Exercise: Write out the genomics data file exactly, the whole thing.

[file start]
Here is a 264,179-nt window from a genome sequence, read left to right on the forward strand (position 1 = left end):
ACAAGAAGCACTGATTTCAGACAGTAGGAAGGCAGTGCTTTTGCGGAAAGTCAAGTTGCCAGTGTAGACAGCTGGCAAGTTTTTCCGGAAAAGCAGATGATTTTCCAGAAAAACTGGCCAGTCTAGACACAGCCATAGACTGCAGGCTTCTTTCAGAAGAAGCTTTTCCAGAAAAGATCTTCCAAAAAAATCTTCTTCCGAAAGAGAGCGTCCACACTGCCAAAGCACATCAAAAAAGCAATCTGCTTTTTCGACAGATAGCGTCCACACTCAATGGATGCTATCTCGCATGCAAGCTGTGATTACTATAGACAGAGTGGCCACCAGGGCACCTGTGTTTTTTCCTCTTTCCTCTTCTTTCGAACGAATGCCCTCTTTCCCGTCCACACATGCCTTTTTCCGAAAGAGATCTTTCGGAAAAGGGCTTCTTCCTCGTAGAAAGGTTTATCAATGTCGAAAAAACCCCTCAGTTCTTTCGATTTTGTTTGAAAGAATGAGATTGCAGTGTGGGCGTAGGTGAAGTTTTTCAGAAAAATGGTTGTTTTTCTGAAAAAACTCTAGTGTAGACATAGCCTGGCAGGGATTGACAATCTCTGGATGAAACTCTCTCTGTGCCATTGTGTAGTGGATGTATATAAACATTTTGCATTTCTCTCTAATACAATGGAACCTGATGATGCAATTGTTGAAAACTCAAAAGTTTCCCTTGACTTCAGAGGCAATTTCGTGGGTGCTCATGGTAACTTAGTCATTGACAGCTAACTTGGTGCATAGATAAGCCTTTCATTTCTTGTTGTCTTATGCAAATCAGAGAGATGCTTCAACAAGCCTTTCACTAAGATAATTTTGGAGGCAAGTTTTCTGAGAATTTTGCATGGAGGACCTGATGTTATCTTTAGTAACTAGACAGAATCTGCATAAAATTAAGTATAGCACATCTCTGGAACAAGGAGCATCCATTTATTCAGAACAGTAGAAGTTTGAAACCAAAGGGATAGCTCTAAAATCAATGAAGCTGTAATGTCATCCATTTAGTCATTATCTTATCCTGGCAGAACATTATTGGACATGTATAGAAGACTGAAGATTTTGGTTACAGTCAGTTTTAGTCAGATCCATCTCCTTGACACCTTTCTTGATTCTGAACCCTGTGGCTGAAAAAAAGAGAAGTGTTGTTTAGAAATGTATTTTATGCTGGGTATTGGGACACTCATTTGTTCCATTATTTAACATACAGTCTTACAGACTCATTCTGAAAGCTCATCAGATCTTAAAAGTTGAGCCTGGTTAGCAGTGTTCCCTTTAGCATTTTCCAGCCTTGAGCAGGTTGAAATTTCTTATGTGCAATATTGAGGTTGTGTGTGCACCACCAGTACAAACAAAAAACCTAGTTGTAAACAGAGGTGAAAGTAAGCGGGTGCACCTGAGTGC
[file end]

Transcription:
Here is a 264,179-nt window from a genome sequence, read left to right on the forward strand (position 1 = left end):
ACAAGAAGCACTGATTTCAGACAGTAGGAAGGCAGTGCTTTTGCGGAAAGTCAAGTTGCCAGTGTAGACAGCTGGCAAGTTTTTCCGGAAAAGCAGATGATTTTCCAGAAAAACTGGCCAGTCTAGACACAGCCATAGACTGCAGGCTTCTTTCAGAAGAAGCTTTTCCAGAAAAGATCTTCCAAAAAAATCTTCTTCCGAAAGAGAGCGTCCACACTGCCAAAGCACATCAAAAAAGCAATCTGCTTTTTCGACAGATAGCGTCCACACTCAATGGATGCTATCTCGCATGCAAGCTGTGATTACTATAGACAGAGTGGCCACCAGGGCACCTGTGTTTTTTCCTCTTTCCTCTTCTTTCGAACGAATGCCCTCTTTCCCGTCCACACATGCCTTTTTCCGAAAGAGATCTTTCGGAAAAGGGCTTCTTCCTCGTAGAAAGGTTTATCAATGTCGAAAAAACCCCTCAGTTCTTTCGATTTTGTTTGAAAGAATGAGATTGCAGTGTGGGCGTAGGTGAAGTTTTTCAGAAAAATGGTTGTTTTTCTGAAAAAACTCTAGTGTAGACATAGCCTGGCAGGGATTGACAATCTCTGGATGAAACTCTCTCTGTGCCATTGTGTAGTGGATGTATATAAACATTTTGCATTTCTCTCTAATACAATGGAACCTGATGATGCAATTGTTGAAAACTCAAAAGTTTCCCTTGACTTCAGAGGCAATTTCGTGGGTGCTCATGGTAACTTAGTCATTGACAGCTAACTTGGTGCATAGATAAGCCTTTCATTTCTTGTTGTCTTATGCAAATCAGAGAGATGCTTCAACAAGCCTTTCACTAAGATAATTTTGGAGGCAAGTTTTCTGAGAATTTTGCATGGAGGACCTGATGTTATCTTTAGTAACTAGACAGAATCTGCATAAAATTAAGTATAGCACATCTCTGGAACAAGGAGCATCCATTTATTCAGAACAGTAGAAGTTTGAAACCAAAGGGATAGCTCTAAAATCAATGAAGCTGTAATGTCATCCATTTAGTCATTATCTTATCCTGGCAGAACATTATTGGACATGTATAGAAGACTGAAGATTTTGGTTACAGTCAGTTTTAGTCAGATCCATCTCCTTGACACCTTTCTTGATTCTGAACCCTGTGGCTGAAAAAAAGAGAAGTGTTGTTTAGAAATGTATTTTATGCTGGGTATTGGGACACTCATTTGTTCCATTATTTAACATACAGTCTTACAGACTCATTCTGAAAGCTCATCAGATCTTAAAAGTTGAGCCTGGTTAGCAGTGTTCCCTTTAGCATTTTCCAGCCTTGAGCAGGTTGAAATTTCTTATGTGCAATATTGAGGTTGTGTGTGCACCACCAGTACAAACAAAAAACCTAGTTGTAAACAGAGGTGAAAGTAAGCGGGTGCACCTGAGTGC